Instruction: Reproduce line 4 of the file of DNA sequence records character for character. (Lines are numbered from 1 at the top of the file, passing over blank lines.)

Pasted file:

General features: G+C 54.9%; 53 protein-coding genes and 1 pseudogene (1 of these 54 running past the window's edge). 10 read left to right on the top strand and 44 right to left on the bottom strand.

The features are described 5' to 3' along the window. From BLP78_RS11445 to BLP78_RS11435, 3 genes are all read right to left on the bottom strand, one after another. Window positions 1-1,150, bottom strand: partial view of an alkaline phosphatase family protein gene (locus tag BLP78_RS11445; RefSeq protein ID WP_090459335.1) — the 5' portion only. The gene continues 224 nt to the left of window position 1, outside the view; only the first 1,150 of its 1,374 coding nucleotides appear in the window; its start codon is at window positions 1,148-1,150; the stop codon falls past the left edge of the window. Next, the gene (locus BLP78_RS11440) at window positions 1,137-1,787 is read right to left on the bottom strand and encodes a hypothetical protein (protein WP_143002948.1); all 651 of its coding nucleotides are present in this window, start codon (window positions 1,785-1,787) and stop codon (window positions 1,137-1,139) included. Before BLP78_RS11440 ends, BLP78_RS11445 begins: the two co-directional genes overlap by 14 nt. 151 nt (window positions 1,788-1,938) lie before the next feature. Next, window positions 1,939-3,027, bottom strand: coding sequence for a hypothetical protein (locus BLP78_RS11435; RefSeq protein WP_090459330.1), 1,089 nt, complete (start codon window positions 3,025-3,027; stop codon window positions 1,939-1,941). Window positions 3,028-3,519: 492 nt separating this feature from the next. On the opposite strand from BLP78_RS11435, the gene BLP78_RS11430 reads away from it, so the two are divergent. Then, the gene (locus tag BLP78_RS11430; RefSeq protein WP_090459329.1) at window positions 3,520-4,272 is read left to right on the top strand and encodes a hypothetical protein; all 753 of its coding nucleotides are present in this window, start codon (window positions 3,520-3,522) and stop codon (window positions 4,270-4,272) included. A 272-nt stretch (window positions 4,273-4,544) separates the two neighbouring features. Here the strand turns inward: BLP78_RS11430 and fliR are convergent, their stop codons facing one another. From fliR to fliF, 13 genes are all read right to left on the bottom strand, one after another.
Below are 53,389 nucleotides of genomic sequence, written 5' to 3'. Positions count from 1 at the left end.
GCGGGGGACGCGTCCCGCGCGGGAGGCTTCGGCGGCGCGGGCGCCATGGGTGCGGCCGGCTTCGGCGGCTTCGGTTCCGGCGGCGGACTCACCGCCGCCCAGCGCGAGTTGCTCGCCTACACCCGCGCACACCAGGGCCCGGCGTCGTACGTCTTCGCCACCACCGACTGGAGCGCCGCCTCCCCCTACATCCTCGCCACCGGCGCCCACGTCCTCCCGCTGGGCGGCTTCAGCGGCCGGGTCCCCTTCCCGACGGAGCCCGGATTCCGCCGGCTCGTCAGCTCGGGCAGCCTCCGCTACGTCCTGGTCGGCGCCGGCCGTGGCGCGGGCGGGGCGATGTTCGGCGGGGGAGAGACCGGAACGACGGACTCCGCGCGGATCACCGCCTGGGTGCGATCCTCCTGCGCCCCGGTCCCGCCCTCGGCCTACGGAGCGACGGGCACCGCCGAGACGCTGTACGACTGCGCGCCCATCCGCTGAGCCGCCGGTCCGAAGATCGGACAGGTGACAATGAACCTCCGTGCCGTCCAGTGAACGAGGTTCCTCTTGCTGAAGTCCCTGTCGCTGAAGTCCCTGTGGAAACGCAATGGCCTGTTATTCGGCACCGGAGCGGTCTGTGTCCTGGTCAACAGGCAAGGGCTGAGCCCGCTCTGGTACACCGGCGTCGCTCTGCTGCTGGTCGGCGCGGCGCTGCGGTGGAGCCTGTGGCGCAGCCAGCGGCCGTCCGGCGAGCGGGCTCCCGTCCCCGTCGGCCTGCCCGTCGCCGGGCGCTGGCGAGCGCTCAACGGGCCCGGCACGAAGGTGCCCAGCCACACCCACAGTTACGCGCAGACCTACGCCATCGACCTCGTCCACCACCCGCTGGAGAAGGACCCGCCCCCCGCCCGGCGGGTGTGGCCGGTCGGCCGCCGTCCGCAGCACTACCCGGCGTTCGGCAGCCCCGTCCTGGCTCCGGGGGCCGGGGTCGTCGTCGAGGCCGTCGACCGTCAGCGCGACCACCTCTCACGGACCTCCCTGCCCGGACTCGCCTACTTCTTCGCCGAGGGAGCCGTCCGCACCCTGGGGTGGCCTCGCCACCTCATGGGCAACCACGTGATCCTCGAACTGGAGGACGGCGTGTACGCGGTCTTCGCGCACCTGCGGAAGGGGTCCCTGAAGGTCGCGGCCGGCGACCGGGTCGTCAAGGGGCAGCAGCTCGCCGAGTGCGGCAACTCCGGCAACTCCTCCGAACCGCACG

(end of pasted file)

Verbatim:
GCGGGGGACGCGTCCCGCGCGGGAGGCTTCGGCGGCGCGGGCGCCATGGGTGCGGCCGGCTTCGGCGGCTTCGGTTCCGGCGGCGGACTCACCGCCGCCCAGCGCGAGTTGCTCGCCTACACCCGCGCACACCAGGGCCCGGCGTCGTACGTCTTCGCCACCACCGACTGGAGCGCCGCCTCCCCCTACATCCTCGCCACCGGCGCCCACGTCCTCCCGCTGGGCGGCTTCAGCGGCCGGGTCCCCTTCCCGACGGAGCCCGGATTCCGCCGGCTCGTCAGCTCGGGCAGCCTCCGCTACGTCCTGGTCGGCGCCGGCCGTGGCGCGGGCGGGGCGATGTTCGGCGGGGGAGAGACCGGAACGACGGACTCCGCGCGGATCACCGCCTGGGTGCGATCCTCCTGCGCCCCGGTCCCGCCCTCGGCCTACGGAGCGACGGGCACCGCCGAGACGCTGTACGACTGCGCGCCCATCCGCTGAGCCGCCGGTCCGAAGATCGGACAGGTGACAATGAACCTCCGTGCCGTCCAGTGAACGAGGTTCCTCTTGCTGAAGTCCCTGTCGCTGAAGTCCCTGTGGAAACGCAATGGCCTGTTATTCGGCACCGGAGCGGTCTGTGTCCTGGTCAACAGGCAAGGGCTGAGCCCGCTCTGGTACACCGGCGTCGCTCTGCTGCTGGTCGGCGCGGCGCTGCGGTGGAGCCTGTGGCGCAGCCAGCGGCCGTCCGGCGAGCGGGCTCCCGTCCCCGTCGGCCTGCCCGTCGCCGGGCGCTGGCGAGCGCTCAACGGGCCCGGCACGAAGGTGCCCAGCCACACCCACAGTTACGCGCAGACCTACGCCATCGACCTCGTCCACCACCCGCTGGAGAAGGACCCGCCCCCCGCCCGGCGGGTGTGGCCGGTCGGCCGCCGTCCGCAGCACTACCCGGCGTTCGGCAGCCCCGTCCTGGCTCCGGGGGCCGGGGTCGTCGTCGAGGCCGTCGACCGTCAGCGCGACCACCTCTCACGGACCTCCCTGCCCGGACTCGCCTACTTCTTCGCCGAGGGAGCCGTCCGCACCCTGGGGTGGCCTCGCCACCTCATGGGCAACCACGTGATCCTCGAACTGGAGGACGGCGTGTACGCGGTCTTCGCGCACCTGCGGAAGGGGTCCCTGAAGGTCGCGGCCGGCGACCGGGTCGTCAAGGGGCAGCAGCTCGCCGAGTGCGGCAACTCCGGCAACTCCTCCGAACCGCACG